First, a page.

In the afternoon the Interfaith Panel consisting of Michael Horsburgh speaking on "The Search for an Inner Life: A Christian Perspective", Bhante Tejadhammo Bhikkhu speaking on "Mistaking Reality: Seizing Suffering in Unreality" and Sheikh Mansour Leghaei speaking on "Spirituality of Islamic Daily Prayers". The speakers reflected on the true spirit of unity, humility and love and, as one attendee beautifully expressed it, "represented three different sign posts to the one Reality".
After breaking for Prayer and meditation we concluded in the evening with a performance of Sema by the Whirling Dervishes of the Mevlevi Order. The performance was felt by many in their hearts, and seemed to nurture the rest of the conference.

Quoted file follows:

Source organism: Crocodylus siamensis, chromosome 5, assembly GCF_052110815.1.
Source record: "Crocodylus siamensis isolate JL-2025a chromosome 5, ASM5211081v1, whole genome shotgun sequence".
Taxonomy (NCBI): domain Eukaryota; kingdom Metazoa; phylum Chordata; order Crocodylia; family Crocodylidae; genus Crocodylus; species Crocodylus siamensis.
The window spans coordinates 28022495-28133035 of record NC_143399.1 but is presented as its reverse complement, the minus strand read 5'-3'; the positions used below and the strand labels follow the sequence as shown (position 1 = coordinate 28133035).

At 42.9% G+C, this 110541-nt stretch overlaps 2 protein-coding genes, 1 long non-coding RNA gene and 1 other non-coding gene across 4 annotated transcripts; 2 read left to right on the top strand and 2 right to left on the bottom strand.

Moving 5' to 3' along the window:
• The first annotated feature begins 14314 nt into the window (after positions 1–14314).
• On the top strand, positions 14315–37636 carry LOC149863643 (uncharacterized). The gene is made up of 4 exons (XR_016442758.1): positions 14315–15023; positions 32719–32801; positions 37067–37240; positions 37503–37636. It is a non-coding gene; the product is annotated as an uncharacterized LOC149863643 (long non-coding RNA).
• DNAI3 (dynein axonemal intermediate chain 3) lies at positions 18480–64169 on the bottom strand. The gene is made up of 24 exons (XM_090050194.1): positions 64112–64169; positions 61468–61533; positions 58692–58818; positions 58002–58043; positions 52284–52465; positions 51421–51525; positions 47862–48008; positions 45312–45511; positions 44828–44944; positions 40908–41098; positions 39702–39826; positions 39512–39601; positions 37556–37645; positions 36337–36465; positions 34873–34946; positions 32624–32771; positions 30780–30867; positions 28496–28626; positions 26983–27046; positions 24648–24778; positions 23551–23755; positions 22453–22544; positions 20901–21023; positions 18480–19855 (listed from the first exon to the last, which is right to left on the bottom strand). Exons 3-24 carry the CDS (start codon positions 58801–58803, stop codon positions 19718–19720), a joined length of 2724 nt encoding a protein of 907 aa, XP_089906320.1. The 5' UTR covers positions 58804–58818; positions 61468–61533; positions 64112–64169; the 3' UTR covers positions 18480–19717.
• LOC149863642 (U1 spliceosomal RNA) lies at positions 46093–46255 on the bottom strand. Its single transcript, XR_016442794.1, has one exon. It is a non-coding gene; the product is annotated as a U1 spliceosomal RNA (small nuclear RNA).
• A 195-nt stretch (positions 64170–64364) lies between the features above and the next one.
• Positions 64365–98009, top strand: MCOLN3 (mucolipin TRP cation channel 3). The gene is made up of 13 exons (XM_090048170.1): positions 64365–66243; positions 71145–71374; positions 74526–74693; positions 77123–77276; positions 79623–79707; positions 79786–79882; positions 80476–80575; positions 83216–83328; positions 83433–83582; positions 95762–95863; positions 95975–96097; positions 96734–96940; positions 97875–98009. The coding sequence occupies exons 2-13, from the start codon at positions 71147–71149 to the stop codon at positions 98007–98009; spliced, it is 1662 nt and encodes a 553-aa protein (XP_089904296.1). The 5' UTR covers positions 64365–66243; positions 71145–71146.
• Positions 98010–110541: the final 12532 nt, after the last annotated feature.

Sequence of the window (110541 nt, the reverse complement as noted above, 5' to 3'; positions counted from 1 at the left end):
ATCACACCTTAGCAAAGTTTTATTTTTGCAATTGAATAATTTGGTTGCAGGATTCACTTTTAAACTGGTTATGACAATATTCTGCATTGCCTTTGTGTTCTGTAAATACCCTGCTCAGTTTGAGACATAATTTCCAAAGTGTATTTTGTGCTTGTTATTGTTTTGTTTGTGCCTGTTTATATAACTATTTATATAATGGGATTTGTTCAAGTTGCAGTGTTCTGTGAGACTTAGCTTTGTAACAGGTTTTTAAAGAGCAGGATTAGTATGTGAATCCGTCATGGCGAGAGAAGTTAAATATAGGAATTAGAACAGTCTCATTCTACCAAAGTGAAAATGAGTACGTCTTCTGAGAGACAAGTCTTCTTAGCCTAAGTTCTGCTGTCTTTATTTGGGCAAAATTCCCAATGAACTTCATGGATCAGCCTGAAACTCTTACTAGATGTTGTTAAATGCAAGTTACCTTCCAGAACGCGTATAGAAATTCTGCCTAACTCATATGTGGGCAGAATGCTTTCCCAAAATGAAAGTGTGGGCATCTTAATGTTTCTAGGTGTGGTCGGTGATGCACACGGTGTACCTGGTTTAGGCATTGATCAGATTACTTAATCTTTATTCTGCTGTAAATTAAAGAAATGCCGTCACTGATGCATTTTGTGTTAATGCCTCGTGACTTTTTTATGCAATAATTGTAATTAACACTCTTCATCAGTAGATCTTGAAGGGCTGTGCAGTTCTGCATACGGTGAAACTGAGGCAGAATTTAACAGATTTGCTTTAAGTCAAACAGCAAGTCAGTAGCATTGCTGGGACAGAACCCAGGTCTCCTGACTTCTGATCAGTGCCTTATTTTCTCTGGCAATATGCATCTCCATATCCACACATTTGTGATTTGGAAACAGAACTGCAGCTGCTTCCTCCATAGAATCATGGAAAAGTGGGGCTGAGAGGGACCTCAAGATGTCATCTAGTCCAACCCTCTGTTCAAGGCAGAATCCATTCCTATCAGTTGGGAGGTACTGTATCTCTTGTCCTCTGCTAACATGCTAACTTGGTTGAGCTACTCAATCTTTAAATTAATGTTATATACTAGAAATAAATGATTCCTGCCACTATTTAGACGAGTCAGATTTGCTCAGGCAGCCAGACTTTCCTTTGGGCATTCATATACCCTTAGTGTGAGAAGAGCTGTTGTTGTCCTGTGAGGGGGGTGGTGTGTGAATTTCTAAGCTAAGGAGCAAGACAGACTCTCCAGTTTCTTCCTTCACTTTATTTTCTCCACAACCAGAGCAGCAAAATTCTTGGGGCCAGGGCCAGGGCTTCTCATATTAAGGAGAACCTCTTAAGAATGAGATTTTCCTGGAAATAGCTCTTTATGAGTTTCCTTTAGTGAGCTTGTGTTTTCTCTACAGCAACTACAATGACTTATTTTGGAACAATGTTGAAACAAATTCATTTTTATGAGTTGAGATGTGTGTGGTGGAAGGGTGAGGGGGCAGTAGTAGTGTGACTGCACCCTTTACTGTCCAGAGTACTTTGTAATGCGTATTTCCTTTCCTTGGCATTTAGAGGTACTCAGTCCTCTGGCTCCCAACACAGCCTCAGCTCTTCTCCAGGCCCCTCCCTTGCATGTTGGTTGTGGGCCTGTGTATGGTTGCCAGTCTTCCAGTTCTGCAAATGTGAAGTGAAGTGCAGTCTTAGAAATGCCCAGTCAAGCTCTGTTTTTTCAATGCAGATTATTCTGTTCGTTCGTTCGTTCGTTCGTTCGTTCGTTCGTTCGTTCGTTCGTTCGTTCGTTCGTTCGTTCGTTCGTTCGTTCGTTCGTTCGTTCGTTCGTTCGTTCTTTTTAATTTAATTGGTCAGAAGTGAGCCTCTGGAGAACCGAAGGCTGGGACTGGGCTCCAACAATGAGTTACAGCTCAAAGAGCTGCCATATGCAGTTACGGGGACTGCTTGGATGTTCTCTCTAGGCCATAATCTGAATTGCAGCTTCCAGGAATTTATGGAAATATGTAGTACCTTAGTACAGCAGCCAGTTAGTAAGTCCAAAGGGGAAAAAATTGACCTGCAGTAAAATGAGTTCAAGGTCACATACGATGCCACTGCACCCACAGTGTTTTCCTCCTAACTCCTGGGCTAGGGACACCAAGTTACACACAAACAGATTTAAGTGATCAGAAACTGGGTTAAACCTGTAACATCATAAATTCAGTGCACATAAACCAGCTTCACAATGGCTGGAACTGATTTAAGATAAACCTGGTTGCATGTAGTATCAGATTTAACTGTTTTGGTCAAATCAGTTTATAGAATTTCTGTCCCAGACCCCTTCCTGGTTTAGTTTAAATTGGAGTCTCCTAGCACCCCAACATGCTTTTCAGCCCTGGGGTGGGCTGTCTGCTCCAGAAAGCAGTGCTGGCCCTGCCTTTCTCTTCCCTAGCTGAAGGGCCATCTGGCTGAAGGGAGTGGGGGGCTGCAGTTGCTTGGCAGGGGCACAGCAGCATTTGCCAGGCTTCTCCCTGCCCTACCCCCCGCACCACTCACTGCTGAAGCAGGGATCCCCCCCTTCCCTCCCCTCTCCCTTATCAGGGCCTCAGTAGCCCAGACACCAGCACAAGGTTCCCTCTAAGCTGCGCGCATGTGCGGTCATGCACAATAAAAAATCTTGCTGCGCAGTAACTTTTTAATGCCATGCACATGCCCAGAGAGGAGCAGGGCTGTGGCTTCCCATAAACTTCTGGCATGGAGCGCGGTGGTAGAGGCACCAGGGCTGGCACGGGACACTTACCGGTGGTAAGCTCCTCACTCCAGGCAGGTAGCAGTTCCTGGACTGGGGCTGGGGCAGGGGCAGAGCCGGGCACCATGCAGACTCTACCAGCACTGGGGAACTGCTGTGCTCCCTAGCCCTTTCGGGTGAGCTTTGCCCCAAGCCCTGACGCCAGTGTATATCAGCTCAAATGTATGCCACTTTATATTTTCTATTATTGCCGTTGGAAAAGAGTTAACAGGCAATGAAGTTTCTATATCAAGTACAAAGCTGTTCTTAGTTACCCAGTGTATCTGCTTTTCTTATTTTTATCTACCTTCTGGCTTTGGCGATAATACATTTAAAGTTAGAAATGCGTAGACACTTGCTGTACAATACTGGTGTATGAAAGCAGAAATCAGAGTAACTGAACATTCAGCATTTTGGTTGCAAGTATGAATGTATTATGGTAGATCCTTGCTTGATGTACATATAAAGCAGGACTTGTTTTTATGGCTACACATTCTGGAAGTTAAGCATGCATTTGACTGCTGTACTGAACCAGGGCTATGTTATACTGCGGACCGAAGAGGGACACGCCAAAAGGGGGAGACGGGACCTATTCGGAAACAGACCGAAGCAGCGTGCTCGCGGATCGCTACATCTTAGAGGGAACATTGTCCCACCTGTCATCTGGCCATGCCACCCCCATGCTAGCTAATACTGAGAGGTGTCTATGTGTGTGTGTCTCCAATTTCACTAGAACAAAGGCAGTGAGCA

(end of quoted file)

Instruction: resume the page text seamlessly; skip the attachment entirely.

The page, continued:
"Ultimately, for those who are prepared
to pay the price,
it can lead to that ' light that is neither of the east nor
the west'. "
Dr Harry Oldmeadow
Sunday commenced with Dr Harry Oldmeadow of La Trobe University
giving a moving and evocative talk on "The Role of Mystical
traditions in a Contemporary World ". He concluded "For
those who see religions and the mystical traditions at their
heart, as something infinitely more than mere 'cultural phenomena',
who believe them to be the vehicles of the most profound and
precious truths to which we cannot and must not immunise ourselves,
who wish to do justice to both the external forms and the
inner meanings of religion, who cleave to their own tradition
but who wish to recognise all integral religions as pathways
to God, a proper understanding of mystical traditions, within
their own religious frameworks, can open up whole new vistas.
Ultimately, for those who are prepared to pay the price, it